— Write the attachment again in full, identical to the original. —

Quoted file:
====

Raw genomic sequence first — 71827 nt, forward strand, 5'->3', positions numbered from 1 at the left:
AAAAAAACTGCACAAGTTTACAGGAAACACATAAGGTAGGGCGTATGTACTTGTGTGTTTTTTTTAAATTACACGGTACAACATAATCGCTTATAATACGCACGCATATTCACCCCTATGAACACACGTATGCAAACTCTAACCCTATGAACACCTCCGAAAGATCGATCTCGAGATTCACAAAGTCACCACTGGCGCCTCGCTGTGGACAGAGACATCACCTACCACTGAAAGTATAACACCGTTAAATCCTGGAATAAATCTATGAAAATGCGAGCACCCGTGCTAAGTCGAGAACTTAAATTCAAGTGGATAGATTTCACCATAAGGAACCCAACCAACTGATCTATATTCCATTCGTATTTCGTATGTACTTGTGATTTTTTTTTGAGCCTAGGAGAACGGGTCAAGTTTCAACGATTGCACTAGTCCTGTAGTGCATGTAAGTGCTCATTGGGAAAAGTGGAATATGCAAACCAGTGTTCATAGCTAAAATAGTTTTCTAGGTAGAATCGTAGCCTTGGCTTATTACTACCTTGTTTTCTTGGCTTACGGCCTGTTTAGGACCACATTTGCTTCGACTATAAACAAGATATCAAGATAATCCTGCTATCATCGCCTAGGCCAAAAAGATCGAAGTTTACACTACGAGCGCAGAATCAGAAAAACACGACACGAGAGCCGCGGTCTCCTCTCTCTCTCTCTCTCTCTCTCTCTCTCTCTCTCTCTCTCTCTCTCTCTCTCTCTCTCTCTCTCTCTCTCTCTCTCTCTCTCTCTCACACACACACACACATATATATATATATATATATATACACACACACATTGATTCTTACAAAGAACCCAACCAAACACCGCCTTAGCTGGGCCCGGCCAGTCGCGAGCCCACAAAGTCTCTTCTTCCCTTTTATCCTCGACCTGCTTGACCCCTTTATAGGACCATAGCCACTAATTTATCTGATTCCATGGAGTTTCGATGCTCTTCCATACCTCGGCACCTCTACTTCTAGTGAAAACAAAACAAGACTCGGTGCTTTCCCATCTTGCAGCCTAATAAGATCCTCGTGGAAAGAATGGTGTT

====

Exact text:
Raw genomic sequence first — 71827 nt, forward strand, 5'->3', positions numbered from 1 at the left:
AAAAAAACTGCACAAGTTTACAGGAAACACATAAGGTAGGGCGTATGTACTTGTGTGTTTTTTTTAAATTACACGGTACAACATAATCGCTTATAATACGCACGCATATTCACCCCTATGAACACACGTATGCAAACTCTAACCCTATGAACACCTCCGAAAGATCGATCTCGAGATTCACAAAGTCACCACTGGCGCCTCGCTGTGGACAGAGACATCACCTACCACTGAAAGTATAACACCGTTAAATCCTGGAATAAATCTATGAAAATGCGAGCACCCGTGCTAAGTCGAGAACTTAAATTCAAGTGGATAGATTTCACCATAAGGAACCCAACCAACTGATCTATATTCCATTCGTATTTCGTATGTACTTGTGATTTTTTTTTGAGCCTAGGAGAACGGGTCAAGTTTCAACGATTGCACTAGTCCTGTAGTGCATGTAAGTGCTCATTGGGAAAAGTGGAATATGCAAACCAGTGTTCATAGCTAAAATAGTTTTCTAGGTAGAATCGTAGCCTTGGCTTATTACTACCTTGTTTTCTTGGCTTACGGCCTGTTTAGGACCACATTTGCTTCGACTATAAACAAGATATCAAGATAATCCTGCTATCATCGCCTAGGCCAAAAAGATCGAAGTTTACACTACGAGCGCAGAATCAGAAAAACACGACACGAGAGCCGCGGTCTCCTCTCTCTCTCTCTCTCTCTCTCTCTCTCTCTCTCTCTCTCTCTCTCTCTCTCTCTCTCTCTCTCTCTCTCTCTCTCTCTCTCTCTCACACACACACACACATATATATATATATATATATATACACACACACATTGATTCTTACAAAGAACCCAACCAAACACCGCCTTAGCTGGGCCCGGCCAGTCGCGAGCCCACAAAGTCTCTTCTTCCCTTTTATCCTCGACCTGCTTGACCCCTTTATAGGACCATAGCCACTAATTTATCTGATTCCATGGAGTTTCGATGCTCTTCCATACCTCGGCACCTCTACTTCTAGTGAAAACAAAACAAGACTCGGTGCTTTCCCATCTTGCAGCCTAATAAGATCCTCGTGGAAAGAATGGTGTT